Continue reading “China’s Big AI Advantage: Humans” »

Jul 6, 2019

Indigenous students win berth at Japan robotics competition

Posted by in categories: education, robotics/AI

A team of two indigenous Nahua students from Guerrero came in first place at a national robotics contest held in Quintana Roo, winning them a berth to represent Mexico in an international competition in Japan next year.

The contest was organized by Conalep, a system of public high schools that offer technical education.

Victor Manuel Bautista Nieves and Próspero Romero Gerardo, both 18-year-old students at the Conalep school in Chilapa, Guerrero, won the contest by designing a robot able to locate and extinguish three randomly-placed candles on a determined field within three minutes.

Jul 4, 2019

Cancer cell’s “self eating” tactic may be its weakness

Posted by in categories: biotech/medical, education, food

Cold Spring Harbor, NY — Cancer cells use a bizarre strategy to reproduce in a tumor’s low-energy environment; they mutilate their own mitochondria! Researchers at Cold Spring Harbor Laboratory (CSHL) also know how this occurs, offering a promising new target for pancreatic cancer therapies.

Why would a cancer cell want to destroy its own functioning mitochondria? “It may seem pretty counterintuitive,” admits M.D.-Ph. D. student Brinda Alagesan, a member of Dr. David Tuveson’s lab at CSHL.

Continue reading “Cancer cell’s ‘self eating’ tactic may be its weakness” »

Jul 3, 2019

Kaiser Permanente to open medical school in 2020 with focuses on data, virtual reality

Posted by in categories: education, virtual reality

The school is designed to teach students how to use technology to deliver high-quality care in new and collaborative ways.

Jul 1, 2019

Cancer cell’s ‘self eating’ tactic may be its weakness

Posted by in categories: biotech/medical, education, food

Cancer cells use a bizarre strategy to reproduce in a tumor’s low-energy environment; they mutilate their own mitochondria! Researchers at Cold Spring Harbor Laboratory (CSHL) also know how this occurs, offering a promising new target for pancreatic cancer therapies.

Why would a cell want to destroy its own functioning mitochondria? “It may seem pretty counterintuitive,” admits M.D.-Ph. D. student Brinda Alagesan, a member of Dr. David Tuveson’s lab at CSHL.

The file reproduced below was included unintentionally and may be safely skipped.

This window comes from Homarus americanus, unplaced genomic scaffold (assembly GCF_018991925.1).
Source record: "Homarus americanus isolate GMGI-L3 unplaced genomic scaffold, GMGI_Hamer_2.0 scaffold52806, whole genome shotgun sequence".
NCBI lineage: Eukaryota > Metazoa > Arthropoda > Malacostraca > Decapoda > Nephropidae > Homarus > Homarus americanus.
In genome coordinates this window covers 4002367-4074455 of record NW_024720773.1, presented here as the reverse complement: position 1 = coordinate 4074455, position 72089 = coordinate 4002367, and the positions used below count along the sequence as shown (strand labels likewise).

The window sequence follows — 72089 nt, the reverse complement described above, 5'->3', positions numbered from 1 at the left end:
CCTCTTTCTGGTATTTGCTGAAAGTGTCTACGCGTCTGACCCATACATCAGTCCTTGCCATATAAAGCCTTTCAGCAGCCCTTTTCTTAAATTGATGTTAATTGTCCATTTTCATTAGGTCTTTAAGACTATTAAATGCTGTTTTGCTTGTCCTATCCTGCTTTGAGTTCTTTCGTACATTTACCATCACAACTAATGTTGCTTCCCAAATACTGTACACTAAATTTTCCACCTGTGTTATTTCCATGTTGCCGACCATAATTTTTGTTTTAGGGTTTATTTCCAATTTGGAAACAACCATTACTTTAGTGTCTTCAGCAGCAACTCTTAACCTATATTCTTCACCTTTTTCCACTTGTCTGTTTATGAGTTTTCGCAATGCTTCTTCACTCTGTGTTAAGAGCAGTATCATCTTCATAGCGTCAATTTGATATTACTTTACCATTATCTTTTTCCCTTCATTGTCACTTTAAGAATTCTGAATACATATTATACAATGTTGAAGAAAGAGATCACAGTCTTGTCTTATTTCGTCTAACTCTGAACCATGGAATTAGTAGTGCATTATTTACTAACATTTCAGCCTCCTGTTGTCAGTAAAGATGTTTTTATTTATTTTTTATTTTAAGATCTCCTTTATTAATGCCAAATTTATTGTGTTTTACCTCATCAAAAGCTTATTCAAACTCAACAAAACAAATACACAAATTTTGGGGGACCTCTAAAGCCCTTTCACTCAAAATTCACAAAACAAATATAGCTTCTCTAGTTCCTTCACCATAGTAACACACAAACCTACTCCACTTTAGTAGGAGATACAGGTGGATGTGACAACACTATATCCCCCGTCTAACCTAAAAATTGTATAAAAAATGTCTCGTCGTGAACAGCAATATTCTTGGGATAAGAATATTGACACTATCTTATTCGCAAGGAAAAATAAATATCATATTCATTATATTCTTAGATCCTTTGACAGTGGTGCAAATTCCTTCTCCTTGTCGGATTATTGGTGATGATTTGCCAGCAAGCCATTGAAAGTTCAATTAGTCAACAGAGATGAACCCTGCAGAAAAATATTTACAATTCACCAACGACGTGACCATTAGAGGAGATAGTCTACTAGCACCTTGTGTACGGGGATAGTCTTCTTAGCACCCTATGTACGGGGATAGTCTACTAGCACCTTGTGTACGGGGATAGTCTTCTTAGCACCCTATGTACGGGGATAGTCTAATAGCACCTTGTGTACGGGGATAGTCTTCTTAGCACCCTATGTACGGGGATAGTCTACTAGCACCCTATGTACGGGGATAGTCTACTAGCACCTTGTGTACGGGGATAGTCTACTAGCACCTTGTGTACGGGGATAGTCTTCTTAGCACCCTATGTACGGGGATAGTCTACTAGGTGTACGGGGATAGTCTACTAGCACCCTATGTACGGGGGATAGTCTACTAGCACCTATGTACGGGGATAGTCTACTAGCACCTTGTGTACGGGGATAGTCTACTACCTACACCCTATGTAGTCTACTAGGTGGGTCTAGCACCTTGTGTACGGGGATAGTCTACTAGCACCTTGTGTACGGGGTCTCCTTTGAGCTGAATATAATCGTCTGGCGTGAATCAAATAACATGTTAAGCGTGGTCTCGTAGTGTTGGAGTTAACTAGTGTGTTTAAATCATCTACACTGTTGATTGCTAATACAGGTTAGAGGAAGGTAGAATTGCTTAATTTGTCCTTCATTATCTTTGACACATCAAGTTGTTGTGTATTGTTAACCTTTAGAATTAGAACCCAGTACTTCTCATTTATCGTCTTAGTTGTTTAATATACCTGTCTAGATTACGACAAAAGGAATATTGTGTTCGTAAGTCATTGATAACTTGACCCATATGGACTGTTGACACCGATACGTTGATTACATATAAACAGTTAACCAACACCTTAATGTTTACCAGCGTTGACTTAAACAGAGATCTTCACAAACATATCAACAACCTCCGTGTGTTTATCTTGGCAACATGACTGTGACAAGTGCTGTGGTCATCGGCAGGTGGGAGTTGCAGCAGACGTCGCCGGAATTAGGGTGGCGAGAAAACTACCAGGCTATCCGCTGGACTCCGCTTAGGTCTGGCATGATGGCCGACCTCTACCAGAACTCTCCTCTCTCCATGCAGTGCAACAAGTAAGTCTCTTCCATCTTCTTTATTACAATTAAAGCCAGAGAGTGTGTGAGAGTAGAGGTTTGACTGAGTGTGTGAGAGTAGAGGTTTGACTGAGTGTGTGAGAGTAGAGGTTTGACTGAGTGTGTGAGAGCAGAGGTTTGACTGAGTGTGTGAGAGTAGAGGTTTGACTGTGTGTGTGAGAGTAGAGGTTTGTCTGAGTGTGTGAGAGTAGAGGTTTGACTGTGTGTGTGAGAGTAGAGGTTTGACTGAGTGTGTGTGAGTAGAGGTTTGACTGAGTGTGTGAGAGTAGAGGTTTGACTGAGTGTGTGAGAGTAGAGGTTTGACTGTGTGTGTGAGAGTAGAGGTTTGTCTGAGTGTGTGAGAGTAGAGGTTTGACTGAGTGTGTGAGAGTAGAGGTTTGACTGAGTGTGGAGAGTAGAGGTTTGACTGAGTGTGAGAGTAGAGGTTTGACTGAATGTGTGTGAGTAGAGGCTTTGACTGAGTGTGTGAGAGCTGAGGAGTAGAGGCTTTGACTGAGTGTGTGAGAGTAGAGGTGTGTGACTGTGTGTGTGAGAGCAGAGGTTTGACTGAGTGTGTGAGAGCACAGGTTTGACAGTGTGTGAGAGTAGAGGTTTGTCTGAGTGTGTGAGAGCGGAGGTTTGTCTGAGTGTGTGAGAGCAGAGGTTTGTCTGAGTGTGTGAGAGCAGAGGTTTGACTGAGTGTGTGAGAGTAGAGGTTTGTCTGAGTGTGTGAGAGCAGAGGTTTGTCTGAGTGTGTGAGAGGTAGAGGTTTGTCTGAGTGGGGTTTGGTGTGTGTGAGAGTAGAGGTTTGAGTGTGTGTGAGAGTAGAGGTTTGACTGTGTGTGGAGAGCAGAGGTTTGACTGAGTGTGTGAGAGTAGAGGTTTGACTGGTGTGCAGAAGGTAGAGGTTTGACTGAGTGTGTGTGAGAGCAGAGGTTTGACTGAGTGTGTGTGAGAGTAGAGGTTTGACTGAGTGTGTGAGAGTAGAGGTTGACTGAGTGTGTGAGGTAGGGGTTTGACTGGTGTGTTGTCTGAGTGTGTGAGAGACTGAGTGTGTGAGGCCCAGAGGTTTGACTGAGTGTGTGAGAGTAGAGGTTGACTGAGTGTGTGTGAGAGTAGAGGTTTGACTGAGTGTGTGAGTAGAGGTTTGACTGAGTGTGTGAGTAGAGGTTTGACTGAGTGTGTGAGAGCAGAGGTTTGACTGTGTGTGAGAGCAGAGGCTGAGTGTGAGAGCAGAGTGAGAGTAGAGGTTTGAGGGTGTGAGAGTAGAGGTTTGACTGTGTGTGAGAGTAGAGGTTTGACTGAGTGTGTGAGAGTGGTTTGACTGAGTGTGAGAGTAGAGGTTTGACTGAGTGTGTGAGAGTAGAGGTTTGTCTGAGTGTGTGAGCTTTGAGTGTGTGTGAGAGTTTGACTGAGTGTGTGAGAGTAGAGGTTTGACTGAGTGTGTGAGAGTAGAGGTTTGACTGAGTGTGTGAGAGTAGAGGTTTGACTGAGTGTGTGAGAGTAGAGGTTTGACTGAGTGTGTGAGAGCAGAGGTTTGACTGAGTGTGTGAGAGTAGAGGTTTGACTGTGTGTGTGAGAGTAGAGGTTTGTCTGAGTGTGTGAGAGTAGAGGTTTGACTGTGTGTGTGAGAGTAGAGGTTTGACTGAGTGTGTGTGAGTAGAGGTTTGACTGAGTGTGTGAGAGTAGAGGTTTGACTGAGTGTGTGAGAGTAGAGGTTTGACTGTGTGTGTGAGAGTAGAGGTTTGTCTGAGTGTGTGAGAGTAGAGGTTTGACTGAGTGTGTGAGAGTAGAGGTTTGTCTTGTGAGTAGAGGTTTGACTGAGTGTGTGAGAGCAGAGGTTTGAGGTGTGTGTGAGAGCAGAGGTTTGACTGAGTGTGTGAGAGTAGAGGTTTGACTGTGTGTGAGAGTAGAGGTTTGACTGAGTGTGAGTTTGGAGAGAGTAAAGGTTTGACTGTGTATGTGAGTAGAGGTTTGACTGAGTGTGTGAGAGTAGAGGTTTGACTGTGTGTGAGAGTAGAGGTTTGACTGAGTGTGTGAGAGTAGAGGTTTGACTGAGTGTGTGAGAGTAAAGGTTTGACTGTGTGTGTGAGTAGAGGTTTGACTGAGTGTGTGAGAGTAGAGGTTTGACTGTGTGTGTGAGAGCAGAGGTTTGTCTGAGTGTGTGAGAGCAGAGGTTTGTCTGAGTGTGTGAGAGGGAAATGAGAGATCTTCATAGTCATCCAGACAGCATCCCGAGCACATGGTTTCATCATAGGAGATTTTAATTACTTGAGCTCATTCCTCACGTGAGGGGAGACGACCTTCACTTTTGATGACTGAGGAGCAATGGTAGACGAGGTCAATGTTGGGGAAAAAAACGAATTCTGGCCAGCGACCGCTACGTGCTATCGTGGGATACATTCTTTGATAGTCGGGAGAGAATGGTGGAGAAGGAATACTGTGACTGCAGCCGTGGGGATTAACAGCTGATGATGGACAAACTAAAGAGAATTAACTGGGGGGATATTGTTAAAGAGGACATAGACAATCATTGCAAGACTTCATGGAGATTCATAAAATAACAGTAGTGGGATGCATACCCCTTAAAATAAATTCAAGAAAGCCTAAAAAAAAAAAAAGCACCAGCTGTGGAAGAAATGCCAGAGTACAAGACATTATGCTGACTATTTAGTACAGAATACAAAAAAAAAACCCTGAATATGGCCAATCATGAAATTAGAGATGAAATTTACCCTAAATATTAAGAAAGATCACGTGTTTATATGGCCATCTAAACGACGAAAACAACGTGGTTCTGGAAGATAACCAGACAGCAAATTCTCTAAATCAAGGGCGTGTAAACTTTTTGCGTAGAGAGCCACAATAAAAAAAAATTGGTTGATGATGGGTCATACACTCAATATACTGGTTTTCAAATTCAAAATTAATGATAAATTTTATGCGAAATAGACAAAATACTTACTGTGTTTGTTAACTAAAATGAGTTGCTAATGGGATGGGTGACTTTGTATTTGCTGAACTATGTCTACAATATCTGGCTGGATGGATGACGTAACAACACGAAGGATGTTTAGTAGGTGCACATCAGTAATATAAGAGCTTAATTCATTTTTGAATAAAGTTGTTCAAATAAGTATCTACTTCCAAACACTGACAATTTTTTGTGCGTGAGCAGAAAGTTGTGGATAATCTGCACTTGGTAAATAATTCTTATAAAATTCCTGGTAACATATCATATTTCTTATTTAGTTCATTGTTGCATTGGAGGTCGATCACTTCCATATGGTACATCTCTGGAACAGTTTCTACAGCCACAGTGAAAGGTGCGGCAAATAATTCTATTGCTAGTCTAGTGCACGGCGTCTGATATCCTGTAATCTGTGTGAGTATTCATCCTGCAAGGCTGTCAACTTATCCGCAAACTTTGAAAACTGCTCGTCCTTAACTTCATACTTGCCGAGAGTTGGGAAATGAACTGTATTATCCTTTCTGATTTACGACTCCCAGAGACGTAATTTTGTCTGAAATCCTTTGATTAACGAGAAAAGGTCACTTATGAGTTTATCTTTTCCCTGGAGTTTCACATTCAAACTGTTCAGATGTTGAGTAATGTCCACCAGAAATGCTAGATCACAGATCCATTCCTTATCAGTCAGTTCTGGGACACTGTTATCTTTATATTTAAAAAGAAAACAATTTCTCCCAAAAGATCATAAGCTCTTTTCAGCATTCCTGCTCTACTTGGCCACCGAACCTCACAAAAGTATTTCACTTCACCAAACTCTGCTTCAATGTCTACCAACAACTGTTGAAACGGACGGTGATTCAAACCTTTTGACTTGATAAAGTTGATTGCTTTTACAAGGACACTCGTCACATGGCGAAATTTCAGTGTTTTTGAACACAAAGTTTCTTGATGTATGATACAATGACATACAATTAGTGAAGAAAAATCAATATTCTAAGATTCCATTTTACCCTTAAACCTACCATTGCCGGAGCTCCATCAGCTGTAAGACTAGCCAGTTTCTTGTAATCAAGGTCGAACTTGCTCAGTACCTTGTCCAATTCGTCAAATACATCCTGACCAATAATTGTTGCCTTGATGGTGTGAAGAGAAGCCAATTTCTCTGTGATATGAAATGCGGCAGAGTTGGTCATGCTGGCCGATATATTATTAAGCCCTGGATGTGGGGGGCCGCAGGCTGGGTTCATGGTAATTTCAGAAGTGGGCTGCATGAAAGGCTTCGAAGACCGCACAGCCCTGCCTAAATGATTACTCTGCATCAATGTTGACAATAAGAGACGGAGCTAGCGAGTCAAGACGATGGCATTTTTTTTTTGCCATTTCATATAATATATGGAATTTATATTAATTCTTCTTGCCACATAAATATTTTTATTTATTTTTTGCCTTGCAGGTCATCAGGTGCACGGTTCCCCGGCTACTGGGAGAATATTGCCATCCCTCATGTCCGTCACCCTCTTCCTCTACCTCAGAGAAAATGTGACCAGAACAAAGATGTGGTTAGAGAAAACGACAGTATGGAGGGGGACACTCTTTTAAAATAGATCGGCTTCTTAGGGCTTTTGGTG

Continue reading “Cancer cell’s ‘self eating’ tactic may be its weakness” »

Jul 1, 2019

In 15 years we’ll be able to upload education to our brains. So can I stop saving for my kids’ college?

Posted by in categories: biotech/medical, computing, drones, education, neuroscience, transhumanism

I’m super excited to share this new Quartz article of mine, part of an ongoing personal debate about #transhumanism, #kids, and #education in my family:


But the age of downloading experience and expertise directly into our brain mainframe is coming. So is downloading professional training, including everything from becoming a police officer to practicing medicine or investigative journalism.

For many in the audience, I think that was the first time considering this could become a reality in our lifetime.

Continue reading “In 15 years we’ll be able to upload education to our brains. So can I stop saving for my kids’ college?” »

Jun 26, 2019

Retailers Are Judging Consumers

Posted by in categories: business, education, government, information science, surveillance

China isn’t the only country with a draconian “social credit score” system — there’s one quite a bit like it operating in the U.S. Except that it’s being run by American businesses, not the government.

There’s plenty of evidence that retailers have been using a technique called “surveillance scoring” for decades in which consumers are given a secret score by an algorithm to give them a different price — but for the same goods and services.

But the practice might be illegal after all: a California nonprofit called Consumer Education Foundation (CEF) filed a petition yesterday asking for the Federal Trade Commission (FTC) to look into the shady practice.

Page 2 of 7412345678Last